A win-win for businesses and bipartisanship as companies faced a premium increase of 18%
This week, President Obama signed HR 1624 – the Protecting Affordable Coverage for Employees (PACE) Act – that amends the Affordable Care Act (ACA) definition of a “small employer” for the purpose of purchasing health insurance coverage. The PACE Act repeals the mandatory expansion of the small group market to employers with up to 100 employees and reverts back to the prior definition of up to 50 employees[i]…although states still maintain the option to redefine the small market in order to cover businesses with up to 100 employees if they feel the conditions in their state necessitate the change.
This change is important; small employers are treated very differently than large insurers for purposes of insurance regulation under the ACA. Insurers covering small employers must, for example, cover the ten essential health benefits and can only offer plans that fit into the actuarial value levels (platinum, gold, silver, and bronze) defined by the ACA. Large group plans are not bound by any of these requirements.
Most states have long defined a small group as consisting of 50 or fewer employees, which is how the term was originally defined by the Health Insurance Portability and Accountability Act (HIPAA). The drafters of the ACA had hoped that extending the definition to encompass groups as large as 100 would both reduce premiums for the under 50 groups and extend the small group protections of the ACA to a larger population. However, as 2016 approaches, it’s become increasingly clear that the change might do more harm than good. The definition change would have also subjected mid-size employers to both the employer mandate and the strict small group insurance components, a result that could appear unfair.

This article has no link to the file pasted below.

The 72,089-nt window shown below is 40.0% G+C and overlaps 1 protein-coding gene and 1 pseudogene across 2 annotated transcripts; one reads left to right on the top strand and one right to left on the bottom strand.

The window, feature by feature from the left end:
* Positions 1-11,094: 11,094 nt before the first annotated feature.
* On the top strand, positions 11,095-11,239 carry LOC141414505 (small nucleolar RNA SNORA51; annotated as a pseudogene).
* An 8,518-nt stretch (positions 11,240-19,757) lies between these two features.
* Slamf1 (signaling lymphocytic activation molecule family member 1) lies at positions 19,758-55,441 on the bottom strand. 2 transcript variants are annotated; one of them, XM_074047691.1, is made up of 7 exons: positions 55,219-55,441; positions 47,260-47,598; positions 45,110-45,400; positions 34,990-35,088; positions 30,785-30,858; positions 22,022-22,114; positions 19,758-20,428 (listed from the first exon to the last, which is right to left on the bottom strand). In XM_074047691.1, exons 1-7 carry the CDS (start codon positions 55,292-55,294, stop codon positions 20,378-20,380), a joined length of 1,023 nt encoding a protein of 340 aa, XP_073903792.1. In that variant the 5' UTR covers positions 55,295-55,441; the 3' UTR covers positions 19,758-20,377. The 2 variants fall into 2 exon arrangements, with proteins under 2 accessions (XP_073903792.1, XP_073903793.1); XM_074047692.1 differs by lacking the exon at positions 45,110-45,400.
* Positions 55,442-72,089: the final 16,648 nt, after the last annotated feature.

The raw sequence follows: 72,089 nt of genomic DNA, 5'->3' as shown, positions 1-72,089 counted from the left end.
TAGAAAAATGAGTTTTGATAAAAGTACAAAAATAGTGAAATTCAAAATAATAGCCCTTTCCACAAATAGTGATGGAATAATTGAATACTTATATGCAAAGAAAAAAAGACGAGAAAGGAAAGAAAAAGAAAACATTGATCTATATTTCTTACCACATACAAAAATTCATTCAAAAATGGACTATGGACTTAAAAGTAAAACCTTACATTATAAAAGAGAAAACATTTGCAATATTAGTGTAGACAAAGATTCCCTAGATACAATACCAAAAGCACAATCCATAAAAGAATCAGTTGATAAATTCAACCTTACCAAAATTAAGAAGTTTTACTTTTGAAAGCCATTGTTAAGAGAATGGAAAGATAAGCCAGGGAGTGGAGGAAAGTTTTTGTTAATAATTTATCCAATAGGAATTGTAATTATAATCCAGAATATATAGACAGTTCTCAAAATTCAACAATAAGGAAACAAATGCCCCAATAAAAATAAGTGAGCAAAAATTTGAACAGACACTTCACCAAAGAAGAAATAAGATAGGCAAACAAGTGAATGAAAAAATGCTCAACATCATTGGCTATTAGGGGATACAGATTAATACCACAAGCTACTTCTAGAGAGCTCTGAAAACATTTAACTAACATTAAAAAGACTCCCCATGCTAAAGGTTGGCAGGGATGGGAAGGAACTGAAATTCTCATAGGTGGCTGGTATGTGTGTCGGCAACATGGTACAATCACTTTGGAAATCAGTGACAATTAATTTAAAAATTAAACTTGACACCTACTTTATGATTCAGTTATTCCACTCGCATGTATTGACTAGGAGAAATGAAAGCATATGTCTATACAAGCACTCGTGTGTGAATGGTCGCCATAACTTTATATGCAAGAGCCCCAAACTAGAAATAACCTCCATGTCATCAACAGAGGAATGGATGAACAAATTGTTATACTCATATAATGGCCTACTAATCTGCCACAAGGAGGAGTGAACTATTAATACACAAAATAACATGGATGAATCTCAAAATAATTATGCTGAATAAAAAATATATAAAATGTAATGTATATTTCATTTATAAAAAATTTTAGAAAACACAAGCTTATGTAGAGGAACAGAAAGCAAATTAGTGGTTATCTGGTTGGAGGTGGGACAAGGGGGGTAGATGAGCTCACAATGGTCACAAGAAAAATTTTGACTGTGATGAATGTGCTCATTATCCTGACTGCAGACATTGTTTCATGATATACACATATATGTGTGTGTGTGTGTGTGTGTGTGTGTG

A recent analysis[ii] by the Congressional Budget Office (CBO) and the Joint Committee on Taxation estimated that most states would not expand the definition of small employers. As a result, they project that federal revenues will increase $400 million over the next decade. Thus meaning it’s one of the few potential amendments to the ACA that does not increase the deficit and require a “pay-for.”
There will be some tangles to work out for sure given the fact that the change occurred so late in 2015 (i.e. insurers have presumably filed their 2016 rates and likely cannot refile in most states), but given the rancor that surrounds anything related to the ACA in a sharply partisan and largely nonfunctional Congress, this is a remarkable occurrence worthy of note. With a total of 235 cosponsors, the measure represents an uncommon instance in which both parties rallied behind an effort to improve flexibility for states, avoid coverage disruptions, and avoid premium increases for employees in mid-size firms.
[i] Firms with 51-100 employees would not be able to offer coverage through a Small Business Health Options Program (SHOP) exchange.
[ii] “Estimate of H.R. 1624, the Protecting Affordable Coverage for Employees Act, as introduced,” September 2015